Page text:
All four leaders in the Transpac sailed into Waikiki Bay ahead of the record pace, in what has been called a "normal year," unlike the last two editions of the biennial race. The conditions of relatively steady 10- to 20-knot winds with few holes have been perfect for the fleet leaders, who sped along at more than 20 knots of boat speed, resulting in the resetting of both the multihull and monohull records.
It was due time for the multihull record to be smashed. First to cross the finish line off Diamond Head was H.L. Enroe’s ORMA 60 trimaran Mighty Merloe, on Monday, July 10, at 5:02:30 p.m. Hawaii Time, for an amazing elapsed time of 4 days, 6 hours, 32 minutes, 30 seconds — 26.5 hours faster than the previous mark set in 1997 by Bruno Peyron’s Commodore Explorer. We wondered why the smaller 60-footer was beating the MOD70s Phaedo3 and Maserati, until we saw that the great French record-setter Loïck Peyron (Bruno’s brother) was at the helm. Other crew were Franck Proffit, helm; Artie Means, navigator; Jacques Vincent, co-skipper; Steve Calder, main; Jay Davis, bow; and Will Suto, grinder.
By finishing three and six hours later, respectively, the next two boats to finish, Lloyd Thornburg’s MOD70 Phaedo3 and Giovanni Soldini’s MOD70 Maserati (sailing with a broken rudder), also broke the previous record.
Next up, at 11:55:26 local time on Tuesday morning, came the first monohull, the 100-ft Comanche, skippered by Ken Read and navigated by Stan Honey, who called the breeze "surprisingly strong."
This was Stan Honey’s seventh first-to-finish achievement in Transpac and the fourth time he has helped win the Elapsed Time Record Trophy (the Clock Trophy) as navigator. The clock hands on the trophy will now be set to the new record time: 5 days, 1 hour, 55 minutes, 26 seconds. The new record is half a day faster than the previous mark set in 2009 by Neville Crichton’s R/P 90 Alfa Romeo II.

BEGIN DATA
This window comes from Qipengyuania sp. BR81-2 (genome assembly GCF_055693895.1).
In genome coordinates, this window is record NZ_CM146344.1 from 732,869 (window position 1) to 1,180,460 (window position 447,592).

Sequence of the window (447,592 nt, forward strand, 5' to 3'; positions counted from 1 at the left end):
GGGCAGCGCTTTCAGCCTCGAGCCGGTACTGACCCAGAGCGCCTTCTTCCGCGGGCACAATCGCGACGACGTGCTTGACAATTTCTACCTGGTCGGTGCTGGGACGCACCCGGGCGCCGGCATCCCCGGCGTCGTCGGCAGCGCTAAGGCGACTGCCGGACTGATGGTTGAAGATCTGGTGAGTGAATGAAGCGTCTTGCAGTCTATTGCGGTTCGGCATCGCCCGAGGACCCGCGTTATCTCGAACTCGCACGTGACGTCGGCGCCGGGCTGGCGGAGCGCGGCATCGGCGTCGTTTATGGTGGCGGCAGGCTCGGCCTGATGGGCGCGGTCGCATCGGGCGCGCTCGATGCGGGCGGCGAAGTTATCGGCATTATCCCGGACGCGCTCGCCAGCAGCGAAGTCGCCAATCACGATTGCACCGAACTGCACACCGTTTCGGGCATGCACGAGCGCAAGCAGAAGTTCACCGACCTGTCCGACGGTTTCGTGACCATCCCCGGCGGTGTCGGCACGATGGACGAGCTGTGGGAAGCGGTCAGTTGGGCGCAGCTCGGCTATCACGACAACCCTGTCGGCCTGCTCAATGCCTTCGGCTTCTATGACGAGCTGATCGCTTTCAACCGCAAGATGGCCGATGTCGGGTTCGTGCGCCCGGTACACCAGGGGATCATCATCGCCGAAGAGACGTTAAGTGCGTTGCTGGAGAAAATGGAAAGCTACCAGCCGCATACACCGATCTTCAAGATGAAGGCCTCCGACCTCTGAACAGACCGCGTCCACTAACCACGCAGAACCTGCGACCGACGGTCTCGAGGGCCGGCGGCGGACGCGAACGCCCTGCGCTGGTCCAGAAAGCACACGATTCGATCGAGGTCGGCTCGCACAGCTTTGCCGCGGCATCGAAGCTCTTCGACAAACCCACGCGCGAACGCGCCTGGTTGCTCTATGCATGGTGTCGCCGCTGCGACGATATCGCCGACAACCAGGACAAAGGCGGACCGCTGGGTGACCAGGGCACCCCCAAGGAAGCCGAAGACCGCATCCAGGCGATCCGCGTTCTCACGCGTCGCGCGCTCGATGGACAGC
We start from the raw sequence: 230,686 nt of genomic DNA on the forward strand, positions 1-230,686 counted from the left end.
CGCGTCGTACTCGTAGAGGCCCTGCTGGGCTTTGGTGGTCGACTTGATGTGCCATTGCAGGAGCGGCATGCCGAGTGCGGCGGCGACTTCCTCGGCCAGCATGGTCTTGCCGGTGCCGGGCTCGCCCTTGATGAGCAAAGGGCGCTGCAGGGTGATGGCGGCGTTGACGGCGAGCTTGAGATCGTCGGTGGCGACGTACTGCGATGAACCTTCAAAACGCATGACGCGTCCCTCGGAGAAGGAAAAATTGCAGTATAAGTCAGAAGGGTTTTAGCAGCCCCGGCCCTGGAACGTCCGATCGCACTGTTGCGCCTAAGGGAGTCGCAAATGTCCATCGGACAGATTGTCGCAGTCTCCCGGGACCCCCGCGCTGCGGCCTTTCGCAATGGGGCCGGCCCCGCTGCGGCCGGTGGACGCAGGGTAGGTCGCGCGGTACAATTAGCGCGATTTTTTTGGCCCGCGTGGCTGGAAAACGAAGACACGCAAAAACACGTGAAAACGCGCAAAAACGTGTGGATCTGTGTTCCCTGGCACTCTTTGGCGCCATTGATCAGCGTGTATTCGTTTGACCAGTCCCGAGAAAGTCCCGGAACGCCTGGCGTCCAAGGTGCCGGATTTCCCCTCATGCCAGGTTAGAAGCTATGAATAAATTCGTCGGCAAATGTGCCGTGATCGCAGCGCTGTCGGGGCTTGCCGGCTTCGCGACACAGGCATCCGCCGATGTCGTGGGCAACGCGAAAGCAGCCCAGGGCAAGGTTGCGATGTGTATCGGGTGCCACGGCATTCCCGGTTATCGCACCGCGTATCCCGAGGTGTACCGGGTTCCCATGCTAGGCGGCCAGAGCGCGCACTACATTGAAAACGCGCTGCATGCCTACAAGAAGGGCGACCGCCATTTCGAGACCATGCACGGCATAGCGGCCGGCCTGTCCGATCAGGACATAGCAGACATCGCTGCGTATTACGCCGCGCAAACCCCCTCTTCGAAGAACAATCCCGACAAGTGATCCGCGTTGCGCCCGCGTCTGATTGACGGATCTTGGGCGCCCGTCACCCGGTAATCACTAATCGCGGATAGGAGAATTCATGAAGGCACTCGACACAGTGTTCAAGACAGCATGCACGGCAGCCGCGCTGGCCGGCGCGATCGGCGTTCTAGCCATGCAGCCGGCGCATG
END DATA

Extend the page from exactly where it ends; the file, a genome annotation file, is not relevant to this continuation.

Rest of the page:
Next up, with 300 miles to go as of this morning, is Manouch Moshayedi’s Rio100, followed by Frank Slootman’s new Pac52 Invisible Hand, which is currently first in division and first in ORR overall. Other division leaders are Roy Disney’s Andrews 68 Pyewacket, Tim Fuller’s J/125 Resolute, John Shulze’s SC50 Horizon, Larry Andrews’ Summit 40 Locomotive, the Canadian Hobie 33 Dark Star and Rodney Pimentel’s Bay Area-based Cal 40 Azure. There’s still a lot of racing to be done, so follow along at 2017.transpacyc.com and look for a complete race recap in the August issue of Latitude 38.
Did you feel the ocean ripple a little in the last 24 hours? It might have been a floating ice shelf named Larson C, which scientists confirmed broke off Antarctica on Wednesday and is now being called "one of the largest icebergs ever recorded," according to the New York Times.
Does this have implications for the future of our planet? We here at Latitude would like to quote members of Congress: "We’re not scientists." But we are sailors, and we know a few brave souls headed for the high latitudes at the bottom of the planet. The Volvo Ocean Race will now have to avoid a floating Delaware on the Southern Ocean legs.
The Clipper Round the World Yacht Race is looking for adventurous Washington State residents to take up the challenge in its next edition. The Clipper 2017-18 Race will feature a Visit Seattle team entry for the second consecutive race, and it’s not too late to sign up.
Today, Wednesday, July 12, 4 p.m. at the Washington Athletic Club, race organizers and the Seattle Sports Commission are hosting a recruitment talk featuring current and former Clipper Race crew from across Washington State. Get more info and RSVP here.
Crew can choose whether to take part in the whole 11-month circumnavigation or one or more of its eight legs. Fifteen Washington State residents are already in training. They include 25-year-old Seattleite Nicole Stull, who had no sailing experience before signing up for the 6,000-mile Leg 7, from Seattle to New York via the Panama Canal. Stull was inspired by "seeing all of the boats parked at the Port of Seattle’s Bell Harbor Marina when the race first visited Seattle in 2016."